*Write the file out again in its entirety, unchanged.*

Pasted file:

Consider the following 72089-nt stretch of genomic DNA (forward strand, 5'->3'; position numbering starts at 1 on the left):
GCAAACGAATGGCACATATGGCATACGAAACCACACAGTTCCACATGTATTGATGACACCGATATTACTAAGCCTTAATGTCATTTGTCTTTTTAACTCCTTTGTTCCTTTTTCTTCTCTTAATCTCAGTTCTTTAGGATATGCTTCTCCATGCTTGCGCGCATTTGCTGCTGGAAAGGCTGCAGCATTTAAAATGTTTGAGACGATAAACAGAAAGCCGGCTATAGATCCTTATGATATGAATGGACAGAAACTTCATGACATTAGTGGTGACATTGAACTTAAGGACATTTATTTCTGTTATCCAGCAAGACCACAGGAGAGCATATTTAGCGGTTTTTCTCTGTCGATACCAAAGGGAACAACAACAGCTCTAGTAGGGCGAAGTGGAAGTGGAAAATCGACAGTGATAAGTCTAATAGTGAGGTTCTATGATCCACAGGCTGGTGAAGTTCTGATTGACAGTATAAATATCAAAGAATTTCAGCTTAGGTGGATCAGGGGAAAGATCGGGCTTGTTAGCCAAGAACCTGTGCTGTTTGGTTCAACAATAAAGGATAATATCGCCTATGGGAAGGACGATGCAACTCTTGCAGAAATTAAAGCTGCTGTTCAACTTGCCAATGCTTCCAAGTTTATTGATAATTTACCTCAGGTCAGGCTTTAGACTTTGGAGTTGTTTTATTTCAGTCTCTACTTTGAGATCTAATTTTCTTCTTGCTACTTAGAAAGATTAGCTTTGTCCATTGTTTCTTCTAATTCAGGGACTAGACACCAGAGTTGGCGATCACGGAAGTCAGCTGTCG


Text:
Consider the following 72089-nt stretch of genomic DNA (forward strand, 5'->3'; position numbering starts at 1 on the left):
GCAAACGAATGGCACATATGGCATACGAAACCACACAGTTCCACATGTATTGATGACACCGATATTACTAAGCCTTAATGTCATTTGTCTTTTTAACTCCTTTGTTCCTTTTTCTTCTCTTAATCTCAGTTCTTTAGGATATGCTTCTCCATGCTTGCGCGCATTTGCTGCTGGAAAGGCTGCAGCATTTAAAATGTTTGAGACGATAAACAGAAAGCCGGCTATAGATCCTTATGATATGAATGGACAGAAACTTCATGACATTAGTGGTGACATTGAACTTAAGGACATTTATTTCTGTTATCCAGCAAGACCACAGGAGAGCATATTTAGCGGTTTTTCTCTGTCGATACCAAAGGGAACAACAACAGCTCTAGTAGGGCGAAGTGGAAGTGGAAAATCGACAGTGATAAGTCTAATAGTGAGGTTCTATGATCCACAGGCTGGTGAAGTTCTGATTGACAGTATAAATATCAAAGAATTTCAGCTTAGGTGGATCAGGGGAAAGATCGGGCTTGTTAGCCAAGAACCTGTGCTGTTTGGTTCAACAATAAAGGATAATATCGCCTATGGGAAGGACGATGCAACTCTTGCAGAAATTAAAGCTGCTGTTCAACTTGCCAATGCTTCCAAGTTTATTGATAATTTACCTCAGGTCAGGCTTTAGACTTTGGAGTTGTTTTATTTCAGTCTCTACTTTGAGATCTAATTTTCTTCTTGCTACTTAGAAAGATTAGCTTTGTCCATTGTTTCTTCTAATTCAGGGACTAGACACCAGAGTTGGCGATCACGGAAGTCAGCTGTCG